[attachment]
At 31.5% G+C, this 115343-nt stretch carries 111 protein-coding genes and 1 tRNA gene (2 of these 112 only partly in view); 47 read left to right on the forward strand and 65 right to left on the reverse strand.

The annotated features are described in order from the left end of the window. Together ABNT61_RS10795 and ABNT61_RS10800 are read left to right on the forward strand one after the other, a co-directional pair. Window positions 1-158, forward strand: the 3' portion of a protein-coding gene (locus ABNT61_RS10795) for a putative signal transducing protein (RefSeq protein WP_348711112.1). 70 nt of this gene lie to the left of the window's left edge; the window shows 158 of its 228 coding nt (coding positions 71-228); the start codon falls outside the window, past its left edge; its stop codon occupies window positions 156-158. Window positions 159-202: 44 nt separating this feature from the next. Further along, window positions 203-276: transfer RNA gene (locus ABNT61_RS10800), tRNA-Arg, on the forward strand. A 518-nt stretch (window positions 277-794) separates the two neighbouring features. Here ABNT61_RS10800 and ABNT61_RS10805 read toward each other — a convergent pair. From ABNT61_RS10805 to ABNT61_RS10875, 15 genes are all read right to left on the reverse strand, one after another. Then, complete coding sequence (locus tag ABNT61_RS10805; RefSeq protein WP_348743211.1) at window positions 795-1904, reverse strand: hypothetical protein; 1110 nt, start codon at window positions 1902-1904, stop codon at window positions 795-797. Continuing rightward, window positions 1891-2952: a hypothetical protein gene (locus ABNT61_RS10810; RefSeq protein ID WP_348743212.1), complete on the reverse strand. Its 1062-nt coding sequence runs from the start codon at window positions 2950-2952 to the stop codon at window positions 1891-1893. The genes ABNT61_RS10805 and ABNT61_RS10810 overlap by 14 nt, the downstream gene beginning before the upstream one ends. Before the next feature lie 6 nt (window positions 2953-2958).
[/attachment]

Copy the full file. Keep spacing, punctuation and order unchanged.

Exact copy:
At 31.5% G+C, this 115343-nt stretch carries 111 protein-coding genes and 1 tRNA gene (2 of these 112 only partly in view); 47 read left to right on the forward strand and 65 right to left on the reverse strand.

The annotated features are described in order from the left end of the window. Together ABNT61_RS10795 and ABNT61_RS10800 are read left to right on the forward strand one after the other, a co-directional pair. Window positions 1-158, forward strand: the 3' portion of a protein-coding gene (locus ABNT61_RS10795) for a putative signal transducing protein (RefSeq protein WP_348711112.1). 70 nt of this gene lie to the left of the window's left edge; the window shows 158 of its 228 coding nt (coding positions 71-228); the start codon falls outside the window, past its left edge; its stop codon occupies window positions 156-158. Window positions 159-202: 44 nt separating this feature from the next. Further along, window positions 203-276: transfer RNA gene (locus ABNT61_RS10800), tRNA-Arg, on the forward strand. A 518-nt stretch (window positions 277-794) separates the two neighbouring features. Here ABNT61_RS10800 and ABNT61_RS10805 read toward each other — a convergent pair. From ABNT61_RS10805 to ABNT61_RS10875, 15 genes are all read right to left on the reverse strand, one after another. Then, complete coding sequence (locus tag ABNT61_RS10805; RefSeq protein WP_348743211.1) at window positions 795-1904, reverse strand: hypothetical protein; 1110 nt, start codon at window positions 1902-1904, stop codon at window positions 795-797. Continuing rightward, window positions 1891-2952: a hypothetical protein gene (locus ABNT61_RS10810; RefSeq protein ID WP_348743212.1), complete on the reverse strand. Its 1062-nt coding sequence runs from the start codon at window positions 2950-2952 to the stop codon at window positions 1891-1893. The genes ABNT61_RS10805 and ABNT61_RS10810 overlap by 14 nt, the downstream gene beginning before the upstream one ends. Before the next feature lie 6 nt (window positions 2953-2958).